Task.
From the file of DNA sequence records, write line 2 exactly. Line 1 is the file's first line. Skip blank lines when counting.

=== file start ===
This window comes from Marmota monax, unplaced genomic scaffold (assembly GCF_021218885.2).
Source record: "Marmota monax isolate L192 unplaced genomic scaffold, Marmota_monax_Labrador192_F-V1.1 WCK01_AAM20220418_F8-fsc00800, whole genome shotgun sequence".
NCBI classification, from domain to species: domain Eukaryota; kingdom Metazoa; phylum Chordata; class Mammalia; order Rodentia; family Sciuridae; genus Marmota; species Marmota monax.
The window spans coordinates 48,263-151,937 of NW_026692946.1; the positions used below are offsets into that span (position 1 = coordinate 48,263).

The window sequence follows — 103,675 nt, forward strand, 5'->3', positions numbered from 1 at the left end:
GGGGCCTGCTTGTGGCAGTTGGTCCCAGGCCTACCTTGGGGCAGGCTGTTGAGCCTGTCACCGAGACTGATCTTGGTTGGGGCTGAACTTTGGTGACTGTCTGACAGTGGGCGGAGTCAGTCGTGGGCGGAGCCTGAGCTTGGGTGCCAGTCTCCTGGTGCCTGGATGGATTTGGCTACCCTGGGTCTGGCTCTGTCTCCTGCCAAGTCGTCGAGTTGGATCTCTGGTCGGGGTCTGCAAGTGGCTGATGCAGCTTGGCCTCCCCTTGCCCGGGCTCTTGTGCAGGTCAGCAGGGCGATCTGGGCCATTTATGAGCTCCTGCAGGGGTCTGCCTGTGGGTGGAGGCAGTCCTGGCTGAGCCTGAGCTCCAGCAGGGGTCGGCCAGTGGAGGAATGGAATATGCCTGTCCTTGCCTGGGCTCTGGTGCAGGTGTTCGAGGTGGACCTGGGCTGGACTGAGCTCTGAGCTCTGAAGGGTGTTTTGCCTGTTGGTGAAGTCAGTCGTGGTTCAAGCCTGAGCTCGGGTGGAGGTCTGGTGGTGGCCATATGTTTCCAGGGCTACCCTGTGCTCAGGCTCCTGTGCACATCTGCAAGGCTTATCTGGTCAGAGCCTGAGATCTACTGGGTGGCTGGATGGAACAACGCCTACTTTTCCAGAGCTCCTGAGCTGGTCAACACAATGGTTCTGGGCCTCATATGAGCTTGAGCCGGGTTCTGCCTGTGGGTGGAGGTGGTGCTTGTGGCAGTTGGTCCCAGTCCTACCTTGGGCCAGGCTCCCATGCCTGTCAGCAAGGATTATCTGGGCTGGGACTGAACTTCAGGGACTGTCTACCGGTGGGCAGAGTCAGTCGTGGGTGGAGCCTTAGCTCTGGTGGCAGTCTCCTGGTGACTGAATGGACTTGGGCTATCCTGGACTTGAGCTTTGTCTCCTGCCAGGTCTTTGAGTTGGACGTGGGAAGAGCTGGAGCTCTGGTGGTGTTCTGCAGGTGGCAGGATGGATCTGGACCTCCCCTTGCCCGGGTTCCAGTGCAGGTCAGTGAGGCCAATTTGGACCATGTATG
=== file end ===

Source record: "Marmota monax isolate L192 unplaced genomic scaffold, Marmota_monax_Labrador192_F-V1.1 WCK01_AAM20220418_F8-fsc00800, whole genome shotgun sequence".